Hoping to help these guys...

Hoping to help these guys...

Tuesday, 11 October 2016

I've Been Everywhere. Day thirty, Clewiston to Miami.

Okay then, here we go for the final time on this tour! Thanks to a ton of good luck I had left myself only about 95 miles from Clewiston to South Beach: the winds would help a bit and it literally is pan-flat all the way.

This pair put it better though:
Elwood: "There's 106 miles to Chicago, we've got a full tank of gas, half a pack of cigarettes, it's dark out, and we're wearing sunglasses."
Jake: "Hit it!"

Or 'Doing a Ten' as he's known...
And that is very much that!
Ever seen someone riding a bike wearing a big, dumb grin? Well, the residents of Florida got that treat yesterday: at least for the first 80 miles or so. At that point US 27 turned ugly, as did the surroundings. This route into Miami is industrial and the traffic reflected this, big-time: no place for bicycles to be honest.
Hiding-out in Subway until The Heat does one.
US 27, how I love thee!
Wick, left hand down- you'll be in the drink in a minute!
You're gonna need a bigger boat...
Even though I had maps on my phone and GPS and a hand-written cue sheet, there wasn't much choice so I stuck with it and said a few not-so-silent prayers. As I left another set of traffic lights I had gone about 10 yards before a bang from my rear tyre let me know that it was time for a break, hah-hah!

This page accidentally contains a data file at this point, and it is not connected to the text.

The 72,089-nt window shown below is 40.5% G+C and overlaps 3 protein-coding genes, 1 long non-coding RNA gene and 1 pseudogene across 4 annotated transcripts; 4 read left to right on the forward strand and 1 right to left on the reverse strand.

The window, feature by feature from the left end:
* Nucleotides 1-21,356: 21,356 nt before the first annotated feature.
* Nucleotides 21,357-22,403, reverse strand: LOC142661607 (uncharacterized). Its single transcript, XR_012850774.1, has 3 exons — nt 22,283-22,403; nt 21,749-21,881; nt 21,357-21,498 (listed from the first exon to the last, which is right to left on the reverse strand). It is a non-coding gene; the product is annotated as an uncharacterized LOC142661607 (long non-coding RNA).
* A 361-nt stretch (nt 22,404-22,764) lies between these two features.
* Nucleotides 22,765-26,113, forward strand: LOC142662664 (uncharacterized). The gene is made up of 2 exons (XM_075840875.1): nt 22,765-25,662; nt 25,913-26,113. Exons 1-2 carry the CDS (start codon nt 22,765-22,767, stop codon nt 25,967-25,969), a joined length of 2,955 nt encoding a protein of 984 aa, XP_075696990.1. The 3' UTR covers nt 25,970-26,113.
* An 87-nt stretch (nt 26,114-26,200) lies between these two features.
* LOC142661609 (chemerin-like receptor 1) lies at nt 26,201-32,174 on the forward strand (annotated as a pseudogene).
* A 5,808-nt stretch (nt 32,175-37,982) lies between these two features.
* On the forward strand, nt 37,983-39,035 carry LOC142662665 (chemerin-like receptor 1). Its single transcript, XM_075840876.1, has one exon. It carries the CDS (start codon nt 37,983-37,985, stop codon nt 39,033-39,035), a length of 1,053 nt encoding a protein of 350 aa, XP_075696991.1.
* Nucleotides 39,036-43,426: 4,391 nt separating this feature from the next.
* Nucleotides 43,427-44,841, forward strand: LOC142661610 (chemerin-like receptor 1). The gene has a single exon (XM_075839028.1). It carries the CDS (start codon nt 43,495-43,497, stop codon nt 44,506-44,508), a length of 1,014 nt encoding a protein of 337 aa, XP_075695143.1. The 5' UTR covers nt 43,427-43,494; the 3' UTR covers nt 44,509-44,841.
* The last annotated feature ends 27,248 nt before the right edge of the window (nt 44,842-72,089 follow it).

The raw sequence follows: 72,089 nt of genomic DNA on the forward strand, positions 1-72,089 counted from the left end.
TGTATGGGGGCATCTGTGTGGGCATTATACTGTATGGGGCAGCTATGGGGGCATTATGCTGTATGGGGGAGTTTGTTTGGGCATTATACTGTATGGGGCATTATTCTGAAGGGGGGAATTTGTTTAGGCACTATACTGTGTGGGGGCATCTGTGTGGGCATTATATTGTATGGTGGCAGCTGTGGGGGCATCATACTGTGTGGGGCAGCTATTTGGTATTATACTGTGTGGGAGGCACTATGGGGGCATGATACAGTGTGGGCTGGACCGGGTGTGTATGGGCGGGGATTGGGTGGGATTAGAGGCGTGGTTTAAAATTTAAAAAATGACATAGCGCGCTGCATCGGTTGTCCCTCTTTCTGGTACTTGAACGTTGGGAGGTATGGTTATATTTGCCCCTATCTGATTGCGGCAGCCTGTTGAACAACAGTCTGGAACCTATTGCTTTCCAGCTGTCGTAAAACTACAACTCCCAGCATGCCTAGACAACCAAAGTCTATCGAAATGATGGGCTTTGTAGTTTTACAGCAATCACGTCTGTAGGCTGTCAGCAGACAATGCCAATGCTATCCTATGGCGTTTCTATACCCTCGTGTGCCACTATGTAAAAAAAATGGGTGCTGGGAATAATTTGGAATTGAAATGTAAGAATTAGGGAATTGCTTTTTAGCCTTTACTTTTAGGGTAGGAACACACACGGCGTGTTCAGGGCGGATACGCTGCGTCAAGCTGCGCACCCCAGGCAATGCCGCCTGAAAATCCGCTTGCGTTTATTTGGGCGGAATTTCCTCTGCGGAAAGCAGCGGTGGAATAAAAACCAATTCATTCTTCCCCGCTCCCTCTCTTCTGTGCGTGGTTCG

And the wheels come off: US 27, what have I done to thee?
That's about right, hah-hah!
So it was time to dodge across the highway and set about changing the tube for the eighth time in a month. Not a big deal but I was desperate to get to the finish and put all this to bed.
Not the place for a puncture, is it? 
Step forward, number eight. Ouch! 
On this occasion, I will cede right-of-way. Go Casey!
 It was frustrating to see the high-rises of downtown but not actually seeming to get too much closer to them! Eventually I did end-up facing the beautiful sight of Venetian Way, which takes you across Biscayne Bay to South Beach.

Genuinely, I have never enjoyed cycling across a bridge as much: it even had cycle lanes and everything!
Oh yes, at long last...
Get in! Shouted to Iggy as he was tending to his Azaleas...
My grin was back big-time as I pedalled south along the promenade...this was wonderful. The next task was to drag my bike across the sand and find some punter who didn't mind giving-up 10 minutes and being shouted at how to take photos. Not as many willing candidates as you'd imagine...but my big thanks go to a young lady who was in the wrong place etc.! Thanks Ma'am.
Consider that rear wheel dipped!
The Pacific emptied into The Atlantic. Well, a tiny bit of it.
The water felt great and quite a few people wondered just what on earth was this guy about, as he got a bicycle and himself covered in salt water and sand. It'll mean a trip to Colin when I get back hah-hah! 

Change of jersey and we're done here. Quite enjoyed this showboating, if I'm honest!
Here by the sea and sand. Okay, let's find the hotel...
 From that point, I allowed myself a few minutes on the beach just to bask, and then set about finding my hotel. I did wonder if they would take umbrage at the state of me and my transport, but in the event they were sound people, plus I was just in time for their happy hour which features free cocktails. As in free. As in cocktails. Yes, you read that right!